cahngeset:100/path/to/branch better much much better than
changeset:1ADC452...

If you browse revision 100 of branch, you could see some file.txt having
revision 44 because it was last changed back then. Of course if you
request file.txt from revision 100 you'll get the same as file.txt are
revision 44 ... I guess that's why you say it is somewhere in between
but... isn't that what svn is doing too?

> Another scenario would be for getting some convergence with Trac's own
> versioned resource. Similar to CVS, we also need to combine path
> information (the resource realm + id) and version number in order to
> identify a specific revision of a resource (e.g. version 15 of
> wiki:WikiStart). Getting some convergence between the resource
> manipulation API and the versioncontrol API would be interesting to get
> some algorithms (e.g. annotate) work either on vc nodes or on versioned
> resources.

That's an interesting idea and I see no reason this would not work.

>> Additionally there is some unnecessary duplication of functionality in
>> the current api. For example, there are two ways to create a changeset –
>> either from a Changeset.get_changes() from a Repository.get_changes().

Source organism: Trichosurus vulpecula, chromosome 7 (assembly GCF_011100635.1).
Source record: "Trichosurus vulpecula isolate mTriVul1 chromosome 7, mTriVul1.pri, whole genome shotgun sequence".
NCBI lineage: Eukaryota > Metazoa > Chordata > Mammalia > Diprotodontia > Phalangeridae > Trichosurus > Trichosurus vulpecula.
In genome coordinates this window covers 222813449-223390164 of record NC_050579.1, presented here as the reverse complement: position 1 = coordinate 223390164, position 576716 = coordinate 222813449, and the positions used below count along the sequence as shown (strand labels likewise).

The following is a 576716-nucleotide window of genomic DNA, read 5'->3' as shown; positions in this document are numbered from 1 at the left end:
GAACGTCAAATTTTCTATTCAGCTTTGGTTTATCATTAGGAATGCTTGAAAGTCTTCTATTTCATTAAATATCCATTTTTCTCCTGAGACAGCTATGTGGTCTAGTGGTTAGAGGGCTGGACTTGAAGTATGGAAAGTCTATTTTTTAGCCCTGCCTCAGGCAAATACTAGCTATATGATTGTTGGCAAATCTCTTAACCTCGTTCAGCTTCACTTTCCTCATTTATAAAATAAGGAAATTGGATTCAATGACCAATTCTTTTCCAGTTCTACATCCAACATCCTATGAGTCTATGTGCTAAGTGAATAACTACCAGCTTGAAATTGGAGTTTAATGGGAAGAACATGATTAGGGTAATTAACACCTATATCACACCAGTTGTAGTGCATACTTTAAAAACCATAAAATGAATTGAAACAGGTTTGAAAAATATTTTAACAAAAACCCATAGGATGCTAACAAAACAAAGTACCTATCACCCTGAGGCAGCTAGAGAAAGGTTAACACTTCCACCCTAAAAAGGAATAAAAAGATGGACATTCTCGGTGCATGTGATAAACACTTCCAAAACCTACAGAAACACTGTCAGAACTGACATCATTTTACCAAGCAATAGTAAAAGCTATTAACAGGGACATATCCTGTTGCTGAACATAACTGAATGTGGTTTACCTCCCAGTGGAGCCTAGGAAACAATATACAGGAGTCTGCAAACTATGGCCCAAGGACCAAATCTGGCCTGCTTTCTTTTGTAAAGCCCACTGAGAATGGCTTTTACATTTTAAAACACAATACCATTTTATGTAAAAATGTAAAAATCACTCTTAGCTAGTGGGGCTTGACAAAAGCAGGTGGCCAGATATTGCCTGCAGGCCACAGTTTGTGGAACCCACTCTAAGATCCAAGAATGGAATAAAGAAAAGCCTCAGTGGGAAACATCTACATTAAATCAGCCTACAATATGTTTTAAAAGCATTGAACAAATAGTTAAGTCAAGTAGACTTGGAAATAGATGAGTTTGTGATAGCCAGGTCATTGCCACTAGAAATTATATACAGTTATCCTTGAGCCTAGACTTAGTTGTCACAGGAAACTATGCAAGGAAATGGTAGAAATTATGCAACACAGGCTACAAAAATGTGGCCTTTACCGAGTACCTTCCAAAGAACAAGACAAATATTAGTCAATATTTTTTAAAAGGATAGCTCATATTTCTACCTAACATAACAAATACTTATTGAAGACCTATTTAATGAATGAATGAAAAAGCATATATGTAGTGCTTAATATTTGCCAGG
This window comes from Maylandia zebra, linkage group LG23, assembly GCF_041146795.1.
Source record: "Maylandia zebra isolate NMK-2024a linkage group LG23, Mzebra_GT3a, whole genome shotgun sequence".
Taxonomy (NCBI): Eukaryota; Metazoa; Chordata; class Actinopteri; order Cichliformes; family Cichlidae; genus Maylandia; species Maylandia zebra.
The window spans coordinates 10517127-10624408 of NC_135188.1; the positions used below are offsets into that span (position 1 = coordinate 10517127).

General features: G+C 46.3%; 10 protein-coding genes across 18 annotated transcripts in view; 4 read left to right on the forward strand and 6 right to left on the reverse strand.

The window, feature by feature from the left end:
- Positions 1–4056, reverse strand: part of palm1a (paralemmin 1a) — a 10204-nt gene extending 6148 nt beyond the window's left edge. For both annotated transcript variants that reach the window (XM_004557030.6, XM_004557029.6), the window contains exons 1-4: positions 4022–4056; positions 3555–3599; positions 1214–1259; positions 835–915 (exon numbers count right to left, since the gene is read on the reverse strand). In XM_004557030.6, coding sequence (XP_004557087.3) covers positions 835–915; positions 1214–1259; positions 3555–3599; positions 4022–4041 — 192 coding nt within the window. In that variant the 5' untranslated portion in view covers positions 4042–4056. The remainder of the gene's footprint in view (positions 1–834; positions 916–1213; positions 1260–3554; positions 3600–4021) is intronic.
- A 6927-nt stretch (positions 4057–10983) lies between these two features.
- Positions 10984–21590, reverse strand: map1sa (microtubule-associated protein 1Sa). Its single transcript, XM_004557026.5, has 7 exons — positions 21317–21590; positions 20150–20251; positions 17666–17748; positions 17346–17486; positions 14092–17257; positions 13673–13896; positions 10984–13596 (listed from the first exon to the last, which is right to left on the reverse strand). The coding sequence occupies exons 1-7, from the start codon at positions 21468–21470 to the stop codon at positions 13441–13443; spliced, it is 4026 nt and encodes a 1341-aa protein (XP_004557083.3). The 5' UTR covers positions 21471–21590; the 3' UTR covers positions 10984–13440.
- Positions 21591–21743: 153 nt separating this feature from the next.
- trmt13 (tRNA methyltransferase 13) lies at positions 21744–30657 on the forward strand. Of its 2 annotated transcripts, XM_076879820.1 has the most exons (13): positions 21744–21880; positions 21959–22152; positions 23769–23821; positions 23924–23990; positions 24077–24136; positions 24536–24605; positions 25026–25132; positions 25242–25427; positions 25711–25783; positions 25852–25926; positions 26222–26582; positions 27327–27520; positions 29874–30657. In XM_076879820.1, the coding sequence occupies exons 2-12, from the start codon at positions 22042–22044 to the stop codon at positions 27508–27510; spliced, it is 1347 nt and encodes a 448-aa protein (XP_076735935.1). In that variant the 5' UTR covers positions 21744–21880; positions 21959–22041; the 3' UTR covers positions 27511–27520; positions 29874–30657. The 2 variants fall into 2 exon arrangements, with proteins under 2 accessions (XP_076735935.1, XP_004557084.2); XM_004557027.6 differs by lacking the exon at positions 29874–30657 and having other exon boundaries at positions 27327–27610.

>> In the first case path restriction is implemented by Trac, whereas in
>> the second it is implemented by the version control backend. This could
>> surely be avoided.
>>
>
> Well, here despite of the same name and similar output, the actions are
> quite different, so I'm not sure it's a good idea to merge the two - as
> in a merged implementation, we would probably have to differentiate both
> situations and have two distinct code paths anyway. But I'm open, and we
> could try out to see how it would look like.

For example it should be possible to reimplement the function that
restrict the path of a changeset. That could be done much more
efficiently by using the bzr api. I'm not really sure about that, but I
think it would be possible to generate the diff using the bzr api too.

I think I now see what is different between the two functions.
Repository.get_changes() is supposed to work even on totally unrelated
paths and not only on different revisions of the same path. I think that
if the paths are unrelated then trac should take care of creating the
diff. Trac would get the two nodes and run the diff on them. But the
changeset path restriction should be left to the version control
implementation. A default implementation could of course be provided in
the base Changeset.

> See reservation above. Actually, Trac used to implement things that way